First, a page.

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Tuesday, November 23, 2004 - Page updated at 12:00 A.M.
$100 for bite of Apple? Stock ripe to double, analyst says
By Chris Johnson
Apple Computer shares surged to a four-year high yesterday after a Piper Jaffray analyst said the stock may almost double to $100 within a year, citing a survey that shows the iPod digital music player is boosting sales of other Apple products.
In a Piper Jaffray survey of 200 U.S. iPod users, 13 percent who formerly used other brands of personal computers said they had already purchased a Macintosh or planned to within a year, Minneapolis-based analyst Gene Munster wrote in a note to clients yesterday.
He said Oct. 14 the shares might reach $52 within a year. They surpassed that price two weeks later.
iPod shipments jumped almost fivefold in the quarter ended Sept. 25 to 2.02 million, helping Apple more than double profit to $106 million. Apple has sold 5.74 million players since October 2001. Of the 200 iPod users surveyed, 199 said they were satisfied with the product, said Munster, who does not own Apple stock.
"People love them," Munster said. "They go into Apple stores and talk to their friends about Apple. That's going to create a 'halo' effect for their core business."
Shares of Apple rose $6.18, or 11 percent, to $61.35 yesterday. The shares have nearly tripled this year.
Of the 21 analysts who follow Apple, 13 have "buy" ratings on the shares, eight have "hold" ratings and none recommend selling the shares. Prior to today, none had price targets higher than $61.
Munster, who rates the shares "outperform," raised his estimate for fiscal 2005 sales to $11.5 billion from $10.4 billion and lifted his 2005 profit estimate to $1.52 a share from $1.29. Nearly one of three Apple resellers Piper Jaffray surveyed said the quarter is "tracking above expectations."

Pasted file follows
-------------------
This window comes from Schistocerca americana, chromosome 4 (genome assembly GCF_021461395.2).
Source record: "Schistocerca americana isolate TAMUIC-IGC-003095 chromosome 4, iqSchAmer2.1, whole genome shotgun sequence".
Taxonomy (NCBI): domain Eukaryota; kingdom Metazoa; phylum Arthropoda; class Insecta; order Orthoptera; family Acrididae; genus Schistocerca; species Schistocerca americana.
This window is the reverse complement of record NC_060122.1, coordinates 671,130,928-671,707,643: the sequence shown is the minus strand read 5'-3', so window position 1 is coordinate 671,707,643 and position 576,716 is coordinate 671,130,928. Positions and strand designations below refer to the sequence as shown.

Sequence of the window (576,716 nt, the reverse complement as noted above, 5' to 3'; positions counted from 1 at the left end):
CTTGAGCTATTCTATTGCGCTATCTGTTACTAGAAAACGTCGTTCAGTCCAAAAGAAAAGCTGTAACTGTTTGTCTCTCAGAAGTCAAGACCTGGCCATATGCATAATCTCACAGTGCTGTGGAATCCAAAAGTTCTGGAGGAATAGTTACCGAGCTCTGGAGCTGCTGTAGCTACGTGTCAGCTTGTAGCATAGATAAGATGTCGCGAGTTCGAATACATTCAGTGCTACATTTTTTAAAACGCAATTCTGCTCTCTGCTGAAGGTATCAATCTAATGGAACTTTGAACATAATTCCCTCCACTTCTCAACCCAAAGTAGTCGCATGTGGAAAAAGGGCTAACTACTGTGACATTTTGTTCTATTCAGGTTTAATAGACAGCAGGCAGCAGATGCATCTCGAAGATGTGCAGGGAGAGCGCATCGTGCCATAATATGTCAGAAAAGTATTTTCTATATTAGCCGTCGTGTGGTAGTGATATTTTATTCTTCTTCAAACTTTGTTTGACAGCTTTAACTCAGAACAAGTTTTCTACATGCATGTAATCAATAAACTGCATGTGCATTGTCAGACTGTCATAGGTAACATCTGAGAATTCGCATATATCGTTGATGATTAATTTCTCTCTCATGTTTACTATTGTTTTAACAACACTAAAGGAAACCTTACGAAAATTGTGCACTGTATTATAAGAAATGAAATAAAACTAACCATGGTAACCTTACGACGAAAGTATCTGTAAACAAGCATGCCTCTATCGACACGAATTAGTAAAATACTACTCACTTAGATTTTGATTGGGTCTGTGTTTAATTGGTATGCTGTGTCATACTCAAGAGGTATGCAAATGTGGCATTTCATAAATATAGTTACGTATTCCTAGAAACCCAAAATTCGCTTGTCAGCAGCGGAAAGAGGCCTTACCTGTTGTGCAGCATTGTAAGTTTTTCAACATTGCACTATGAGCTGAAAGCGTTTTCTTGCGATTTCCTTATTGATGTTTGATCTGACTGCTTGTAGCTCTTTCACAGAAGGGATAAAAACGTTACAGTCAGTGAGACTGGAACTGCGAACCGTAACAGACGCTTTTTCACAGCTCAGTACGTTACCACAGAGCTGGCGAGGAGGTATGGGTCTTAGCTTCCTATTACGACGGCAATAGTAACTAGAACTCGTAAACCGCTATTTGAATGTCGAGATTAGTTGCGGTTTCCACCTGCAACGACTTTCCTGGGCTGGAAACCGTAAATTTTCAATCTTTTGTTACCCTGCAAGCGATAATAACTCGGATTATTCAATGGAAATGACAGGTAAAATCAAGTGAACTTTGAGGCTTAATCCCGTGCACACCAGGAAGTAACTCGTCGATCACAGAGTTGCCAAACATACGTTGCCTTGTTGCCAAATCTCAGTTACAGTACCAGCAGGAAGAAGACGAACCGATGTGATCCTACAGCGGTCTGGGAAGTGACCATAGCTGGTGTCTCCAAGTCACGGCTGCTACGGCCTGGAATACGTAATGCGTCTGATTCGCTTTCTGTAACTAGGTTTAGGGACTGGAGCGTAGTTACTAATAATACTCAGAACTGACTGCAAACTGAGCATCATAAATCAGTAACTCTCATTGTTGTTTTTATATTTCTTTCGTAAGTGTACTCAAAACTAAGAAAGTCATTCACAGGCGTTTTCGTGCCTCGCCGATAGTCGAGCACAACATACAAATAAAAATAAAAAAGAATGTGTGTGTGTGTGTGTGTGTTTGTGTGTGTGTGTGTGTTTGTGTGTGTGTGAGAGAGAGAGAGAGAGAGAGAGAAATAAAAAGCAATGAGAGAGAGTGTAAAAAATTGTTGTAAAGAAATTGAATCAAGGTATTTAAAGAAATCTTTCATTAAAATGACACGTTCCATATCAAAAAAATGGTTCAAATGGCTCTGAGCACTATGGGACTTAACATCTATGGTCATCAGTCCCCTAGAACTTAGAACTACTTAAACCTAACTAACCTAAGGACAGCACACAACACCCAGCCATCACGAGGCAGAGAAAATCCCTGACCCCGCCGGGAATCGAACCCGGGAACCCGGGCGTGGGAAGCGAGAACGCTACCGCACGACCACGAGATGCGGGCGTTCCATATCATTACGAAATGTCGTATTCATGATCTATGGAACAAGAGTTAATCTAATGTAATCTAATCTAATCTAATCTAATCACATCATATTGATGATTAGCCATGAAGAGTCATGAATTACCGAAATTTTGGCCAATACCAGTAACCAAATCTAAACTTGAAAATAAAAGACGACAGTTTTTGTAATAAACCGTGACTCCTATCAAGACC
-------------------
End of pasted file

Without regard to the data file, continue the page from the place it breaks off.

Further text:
The iPod music players, Apple's fastest-growing product, accounted for 23 percent of Apple's sales in the quarter ended in September, compared with 7 percent a year earlier. iPod sales rose to $537 million from $121 million.
Apple's sales of Macintosh computers increased to $1.23 billion from $1.2 billion a year ago.
Munster said his $100 price is 37 times his estimate of fiscal 2006 earnings of $2.17 a share, plus the company's cash per share. The $52 price was based on 29 times his estimate of 2005 earnings of $1.29, plus cash on hand.
"Demand is picking up, which means the numbers could prove to be conservative," Munster said. "There could be over the next several years 50 million or 100 million iPods in the market."
Apple has 92 percent of sales of hard-disk-drive music players, New York-based analyst Darcy Travlos of Caris wrote in a note to clients yesterday. Apple's iPod sales in the October-December quarter should exceed the 3.6 million sold in the prior nine months, she said in an interview.
That should spur sales of the latest version of the iMac, an all-in-one design in which the computer is contained behind the monitor, she said. It was released in mid-September.
"I think this is just the beginning of a ramp for Apple," said Travlos, who rates the shares "buy" and doesn't own them. "What we're going to see is continued demand and acceptance for iPod, and it is slowly going to creep over into the iMac market."
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